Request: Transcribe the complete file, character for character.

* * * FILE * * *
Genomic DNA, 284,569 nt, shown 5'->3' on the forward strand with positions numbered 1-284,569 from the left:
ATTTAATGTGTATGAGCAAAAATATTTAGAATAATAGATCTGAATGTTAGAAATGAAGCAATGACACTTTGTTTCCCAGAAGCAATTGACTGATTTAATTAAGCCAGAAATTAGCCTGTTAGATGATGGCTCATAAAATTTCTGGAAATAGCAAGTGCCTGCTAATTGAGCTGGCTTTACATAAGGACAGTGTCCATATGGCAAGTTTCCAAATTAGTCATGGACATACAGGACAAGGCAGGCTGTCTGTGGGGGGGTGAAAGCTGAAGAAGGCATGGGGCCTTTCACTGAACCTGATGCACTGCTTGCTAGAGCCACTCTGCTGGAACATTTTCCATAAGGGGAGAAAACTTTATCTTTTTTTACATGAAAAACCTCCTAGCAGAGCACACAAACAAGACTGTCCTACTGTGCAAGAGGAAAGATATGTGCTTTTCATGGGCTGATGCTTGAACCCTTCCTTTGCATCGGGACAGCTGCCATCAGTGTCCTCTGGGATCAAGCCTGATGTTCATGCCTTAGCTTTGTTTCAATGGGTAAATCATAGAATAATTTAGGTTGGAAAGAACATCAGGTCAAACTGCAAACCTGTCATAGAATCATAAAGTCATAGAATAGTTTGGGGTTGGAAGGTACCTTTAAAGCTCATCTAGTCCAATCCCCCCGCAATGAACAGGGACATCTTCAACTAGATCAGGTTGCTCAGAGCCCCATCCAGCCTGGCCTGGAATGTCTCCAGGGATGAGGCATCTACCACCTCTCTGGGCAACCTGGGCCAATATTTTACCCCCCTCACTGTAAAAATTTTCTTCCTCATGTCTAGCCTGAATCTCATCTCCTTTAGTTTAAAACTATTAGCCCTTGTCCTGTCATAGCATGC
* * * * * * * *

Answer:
Genomic DNA, 284,569 nt, shown 5'->3' on the forward strand with positions numbered 1-284,569 from the left:
ATTTAATGTGTATGAGCAAAAATATTTAGAATAATAGATCTGAATGTTAGAAATGAAGCAATGACACTTTGTTTCCCAGAAGCAATTGACTGATTTAATTAAGCCAGAAATTAGCCTGTTAGATGATGGCTCATAAAATTTCTGGAAATAGCAAGTGCCTGCTAATTGAGCTGGCTTTACATAAGGACAGTGTCCATATGGCAAGTTTCCAAATTAGTCATGGACATACAGGACAAGGCAGGCTGTCTGTGGGGGGGTGAAAGCTGAAGAAGGCATGGGGCCTTTCACTGAACCTGATGCACTGCTTGCTAGAGCCACTCTGCTGGAACATTTTCCATAAGGGGAGAAAACTTTATCTTTTTTTACATGAAAAACCTCCTAGCAGAGCACACAAACAAGACTGTCCTACTGTGCAAGAGGAAAGATATGTGCTTTTCATGGGCTGATGCTTGAACCCTTCCTTTGCATCGGGACAGCTGCCATCAGTGTCCTCTGGGATCAAGCCTGATGTTCATGCCTTAGCTTTGTTTCAATGGGTAAATCATAGAATAATTTAGGTTGGAAAGAACATCAGGTCAAACTGCAAACCTGTCATAGAATCATAAAGTCATAGAATAGTTTGGGGTTGGAAGGTACCTTTAAAGCTCATCTAGTCCAATCCCCCCGCAATGAACAGGGACATCTTCAACTAGATCAGGTTGCTCAGAGCCCCATCCAGCCTGGCCTGGAATGTCTCCAGGGATGAGGCATCTACCACCTCTCTGGGCAACCTGGGCCAATATTTTACCCCCCTCACTGTAAAAATTTTCTTCCTCATGTCTAGCCTGAATCTCATCTCCTTTAGTTTAAAACTATTAGCCCTTGTCCTGTCATAGCATGC